Repeatability of mate choice in female red jungle fowl

Torgeir S. Johnsen, Marlene Zuk

Research output: Contribution to journalArticlepeer-review

40 Scopus citations


We staged female mate choice trials between pair of males and repeated the process for each female to determine the repeatability of female preference for male in red jungle fowl (Gallus gallus) in the first and second half of the breeding season. We measured male morphological traits (the size and color of the comb and the brightness of the hackle feathers) that female are known to use in choosing a mate. In the first half of the breeding season, females showed repeatability in their choices of mate with respect to the male's comb characters. Females did not show a repeatability preference with respect to male hackle feather, and we found no repeatedly of mate choice in the second half of the season. Females seem to primarily look at the male's comb when choosing a mate, and other ornaments seem only a secondary importance.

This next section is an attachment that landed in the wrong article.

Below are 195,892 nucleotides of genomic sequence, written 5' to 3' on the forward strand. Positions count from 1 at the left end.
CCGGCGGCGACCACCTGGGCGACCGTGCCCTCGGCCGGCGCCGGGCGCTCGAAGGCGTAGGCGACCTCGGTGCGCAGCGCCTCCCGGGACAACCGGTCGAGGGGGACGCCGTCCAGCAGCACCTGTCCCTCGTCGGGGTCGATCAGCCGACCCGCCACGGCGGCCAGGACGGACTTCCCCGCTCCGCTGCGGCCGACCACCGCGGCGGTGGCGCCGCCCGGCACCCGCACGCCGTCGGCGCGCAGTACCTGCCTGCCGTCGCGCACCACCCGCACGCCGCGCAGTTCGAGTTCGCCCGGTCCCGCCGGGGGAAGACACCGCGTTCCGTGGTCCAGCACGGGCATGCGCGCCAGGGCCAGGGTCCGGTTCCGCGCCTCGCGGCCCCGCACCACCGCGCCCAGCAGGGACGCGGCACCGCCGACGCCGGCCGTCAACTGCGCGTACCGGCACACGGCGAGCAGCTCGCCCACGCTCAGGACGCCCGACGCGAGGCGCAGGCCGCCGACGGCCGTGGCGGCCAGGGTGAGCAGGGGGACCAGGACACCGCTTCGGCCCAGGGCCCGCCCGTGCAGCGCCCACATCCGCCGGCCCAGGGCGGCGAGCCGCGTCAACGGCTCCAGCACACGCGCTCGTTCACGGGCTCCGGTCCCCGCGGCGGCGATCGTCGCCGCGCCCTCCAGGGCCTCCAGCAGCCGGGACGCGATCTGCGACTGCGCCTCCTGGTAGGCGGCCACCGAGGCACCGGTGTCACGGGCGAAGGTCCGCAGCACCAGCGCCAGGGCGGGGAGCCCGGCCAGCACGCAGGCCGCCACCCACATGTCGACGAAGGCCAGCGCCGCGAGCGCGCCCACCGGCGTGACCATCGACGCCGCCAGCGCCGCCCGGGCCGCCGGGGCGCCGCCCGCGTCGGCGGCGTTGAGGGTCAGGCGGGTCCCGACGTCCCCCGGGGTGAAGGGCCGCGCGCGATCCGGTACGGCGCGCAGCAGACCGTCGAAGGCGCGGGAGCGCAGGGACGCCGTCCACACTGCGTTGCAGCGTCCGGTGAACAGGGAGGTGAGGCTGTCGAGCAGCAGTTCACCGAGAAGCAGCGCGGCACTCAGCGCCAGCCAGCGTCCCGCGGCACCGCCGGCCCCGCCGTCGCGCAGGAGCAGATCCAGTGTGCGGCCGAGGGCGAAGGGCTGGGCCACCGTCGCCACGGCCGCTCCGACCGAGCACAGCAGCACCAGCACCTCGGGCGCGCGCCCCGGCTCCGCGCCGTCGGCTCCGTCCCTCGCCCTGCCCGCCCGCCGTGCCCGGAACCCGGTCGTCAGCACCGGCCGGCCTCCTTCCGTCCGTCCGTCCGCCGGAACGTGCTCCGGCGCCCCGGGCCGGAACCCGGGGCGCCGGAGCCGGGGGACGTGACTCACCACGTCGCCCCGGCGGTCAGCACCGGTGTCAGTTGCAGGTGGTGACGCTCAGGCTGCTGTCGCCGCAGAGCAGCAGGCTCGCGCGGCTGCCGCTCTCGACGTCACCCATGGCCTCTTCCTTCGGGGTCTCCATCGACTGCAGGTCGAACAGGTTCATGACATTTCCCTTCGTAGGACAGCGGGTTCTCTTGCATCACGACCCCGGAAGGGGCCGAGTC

Original languageEnglish (US)
Pages (from-to)243-246
Number of pages4
JournalBehavioral Ecology
Issue number3
StatePublished - 1996

Bibliographical note

Funding Information:
Larty, Tae Kim, Vered Mirmovitch, Stacey Popma, and Kevin Sudds for taking care of the jungle fowl colony and performing measurements. We thank Larry L. Wolf, Christine R. Boake, and an anonymous reviewer for helpful comments on our manuscript This research was supported by UCR Academic Senate awards and by NSF grants IBN-9120902 and DEB-9257759 and supplements to Marlene Zuk.


  • mate choice
  • ornament
  • repeatability
  • sexual selection


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